A federal jury has found JOSEPH MALDONADO-PASSAGE, also known as Joseph Allen Maldonado, Joseph Allen Schreibvogel, and “Joe Exotic,” 56, formerly of Wynnewood, Oklahoma, guilty on two counts of hiring someone to murder a woman in Florida, eight counts of violating the Lacey Act for falsifying wildlife records, and nine counts of violating the Endangered Species Act, announced First Assistant U.S. Attorney Robert J. Troester.
“The self-described Tiger King was not above the law,” said Mr. Troester. “Rather, the jury only needed a few hours of deliberation before finding him guilty of engaging in a murder-for-hire plot to kill a rival and violating federal laws intended to protect wildlife when he killed multiple tigers, sold tiger cubs, and falsified wildlife records. We are thankful for the jury’s careful attention, deliberation, and verdict in this case.”
“We would like to thank the U.S Attorney’s Office for prosecuting this case and holding individuals accountable for these crimes,” said Phillip Land, Special Agent in Charge of the U.S. Fish and Wildlife Service, Office of Law Enforcement for the Southwest Region. “We appreciate our state and federal law enforcement partners working together in this investigation.”
On September 5, 2018, a federal grand jury returned an indictment that accused Maldonado-Passage of hiring an unnamed person in November 2017 to murder “Jane Doe” in Florida and also hiring a person who turned out to be an undercover FBI agent to commit that murder. A superseding indictment handed down on November 7, 2018, further alleged Maldonado-Passage falsified forms involving the sale of wildlife in interstate commerce, killed five tigers in October 2017 to make room for cage space for other big cats, and sold and offered to sell tiger cubs in interstate commerce. Because tigers are an endangered species, these alleged killings and sales violated the Endangered Species Act.
During a trial that began on March 25, a jury heard evidence that Maldonado-Passage gave Allen Glover $3,000 to travel from Oklahoma to South Carolina and then to Florida to murder Carole Baskin, with a promise to pay thousands more after the deed. Baskin, a critic of Maldonado-Passage’s animal park, owns a tiger refuge in Florida and had secured a million-dollar judgment against Maldonado-Passage’s park.
The evidence further showed that beginning in July 2016, Maldonado-Passage repeatedly sought someone to murder Baskin in exchange for money, which led to his meeting with an undercover FBI agent on December 8, 2017. The jury heard a recording of his meeting with the agent to discuss details of the planned murder.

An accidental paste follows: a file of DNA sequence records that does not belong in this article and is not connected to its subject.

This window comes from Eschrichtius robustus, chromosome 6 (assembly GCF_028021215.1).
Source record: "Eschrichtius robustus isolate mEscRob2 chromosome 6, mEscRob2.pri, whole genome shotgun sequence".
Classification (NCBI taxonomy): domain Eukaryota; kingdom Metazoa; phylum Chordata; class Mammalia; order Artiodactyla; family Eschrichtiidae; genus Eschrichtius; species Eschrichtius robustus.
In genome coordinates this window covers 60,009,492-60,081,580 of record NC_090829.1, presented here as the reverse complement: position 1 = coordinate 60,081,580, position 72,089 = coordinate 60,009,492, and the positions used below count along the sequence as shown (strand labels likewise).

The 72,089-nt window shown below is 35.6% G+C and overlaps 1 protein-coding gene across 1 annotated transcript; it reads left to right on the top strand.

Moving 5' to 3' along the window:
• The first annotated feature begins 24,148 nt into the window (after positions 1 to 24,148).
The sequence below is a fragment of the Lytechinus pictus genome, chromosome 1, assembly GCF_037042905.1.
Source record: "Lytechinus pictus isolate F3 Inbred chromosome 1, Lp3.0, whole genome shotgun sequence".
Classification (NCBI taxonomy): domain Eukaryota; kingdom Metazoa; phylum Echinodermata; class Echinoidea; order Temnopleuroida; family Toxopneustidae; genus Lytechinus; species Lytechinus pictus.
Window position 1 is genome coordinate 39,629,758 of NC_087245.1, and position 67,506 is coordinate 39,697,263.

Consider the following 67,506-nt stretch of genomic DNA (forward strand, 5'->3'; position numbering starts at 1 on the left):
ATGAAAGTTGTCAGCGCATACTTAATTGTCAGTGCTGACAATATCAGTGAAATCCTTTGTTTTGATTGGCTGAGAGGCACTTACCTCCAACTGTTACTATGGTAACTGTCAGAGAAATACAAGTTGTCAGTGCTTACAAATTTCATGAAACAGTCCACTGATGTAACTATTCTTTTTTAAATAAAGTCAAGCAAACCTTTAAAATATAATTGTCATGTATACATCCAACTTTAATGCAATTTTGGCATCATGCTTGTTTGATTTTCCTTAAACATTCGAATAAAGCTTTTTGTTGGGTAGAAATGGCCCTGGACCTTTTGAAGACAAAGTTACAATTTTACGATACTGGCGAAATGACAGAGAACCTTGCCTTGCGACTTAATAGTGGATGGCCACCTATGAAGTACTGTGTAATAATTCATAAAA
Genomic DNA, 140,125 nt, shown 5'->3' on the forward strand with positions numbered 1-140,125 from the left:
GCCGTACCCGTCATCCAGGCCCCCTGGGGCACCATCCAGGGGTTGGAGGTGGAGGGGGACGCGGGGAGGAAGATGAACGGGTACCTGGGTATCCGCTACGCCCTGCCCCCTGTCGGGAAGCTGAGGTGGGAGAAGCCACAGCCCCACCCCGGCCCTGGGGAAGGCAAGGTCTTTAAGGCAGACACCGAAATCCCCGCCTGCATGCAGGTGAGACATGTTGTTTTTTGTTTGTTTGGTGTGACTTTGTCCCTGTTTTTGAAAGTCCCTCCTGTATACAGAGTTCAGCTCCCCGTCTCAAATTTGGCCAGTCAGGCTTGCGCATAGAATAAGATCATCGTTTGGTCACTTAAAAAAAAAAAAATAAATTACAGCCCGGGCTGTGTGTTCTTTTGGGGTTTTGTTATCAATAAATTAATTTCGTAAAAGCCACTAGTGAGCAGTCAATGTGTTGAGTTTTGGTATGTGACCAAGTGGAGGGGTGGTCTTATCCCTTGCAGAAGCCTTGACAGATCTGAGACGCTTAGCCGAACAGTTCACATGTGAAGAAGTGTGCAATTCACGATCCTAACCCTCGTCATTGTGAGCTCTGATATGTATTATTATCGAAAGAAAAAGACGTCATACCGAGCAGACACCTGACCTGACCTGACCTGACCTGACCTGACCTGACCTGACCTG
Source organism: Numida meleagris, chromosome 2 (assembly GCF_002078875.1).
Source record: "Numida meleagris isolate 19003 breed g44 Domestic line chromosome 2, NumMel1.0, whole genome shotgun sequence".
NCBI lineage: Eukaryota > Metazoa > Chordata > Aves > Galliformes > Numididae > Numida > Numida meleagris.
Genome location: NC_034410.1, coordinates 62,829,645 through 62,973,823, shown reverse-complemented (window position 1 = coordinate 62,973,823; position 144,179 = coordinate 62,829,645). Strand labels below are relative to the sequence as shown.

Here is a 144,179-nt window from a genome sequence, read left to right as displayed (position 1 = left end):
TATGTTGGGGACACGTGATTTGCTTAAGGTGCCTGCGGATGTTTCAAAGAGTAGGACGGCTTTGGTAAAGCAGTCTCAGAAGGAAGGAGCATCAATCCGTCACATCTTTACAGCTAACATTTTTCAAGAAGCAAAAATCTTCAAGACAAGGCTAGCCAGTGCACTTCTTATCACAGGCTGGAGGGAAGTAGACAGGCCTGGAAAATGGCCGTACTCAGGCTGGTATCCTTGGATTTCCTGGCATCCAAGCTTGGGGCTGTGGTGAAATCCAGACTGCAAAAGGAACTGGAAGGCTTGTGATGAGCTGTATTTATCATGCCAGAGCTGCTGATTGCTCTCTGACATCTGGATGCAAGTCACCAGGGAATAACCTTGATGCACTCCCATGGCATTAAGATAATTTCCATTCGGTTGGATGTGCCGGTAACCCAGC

In addition to the murder-for-hire counts, the trial included evidence of violations of the Lacey Act, which makes it a crime to falsify records of wildlife transactions in interstate commerce. According to these counts, Maldonado-Passage designated on delivery forms and Certificates of Veterinary Inspection that tigers, lions, and a baby lemur were being donated to the recipient or transported for exhibition only, when he knew they were being sold in interstate commerce.
Finally, the jury heard evidence that Maldonado-Passage personally shot and killed five tigers in October 2017, without a veterinarian present and in violation of the Endangered Species Act.
After only a few hours of deliberation, the jury returned guilty verdicts on both murder-for-hire counts, eight Lacey Act counts, and nine Endangered Species Act counts.
At sentencing, Maldonado-Passage could be imprisoned on each murder-for-hire count up to ten years. He would also be subject to up to three years of supervised release and a fine of up to $250,000 per count. Each Lacey Act violation could carry a prison term of five years, a fine of $250,000, and three years of supervised release. Each Endangered Species Act count could result in one year in prison, a fine of $100,000, and one year of supervised release.
Maldonado-Passage will remain in the custody of the U.S. Marshals Service pending sentencing, which will take place in approximately ninety days.
This case is the result of an investigation by the U.S. Fish and Wildlife Service Office of Law Enforcement, the Federal Bureau of Investigation, and the Oklahoma Department of Wildlife Conservation, with assistance from the U.S. Marshals Service. Assistant U.S. Attorneys Amanda Green and Charles W. Brown are prosecuting the case.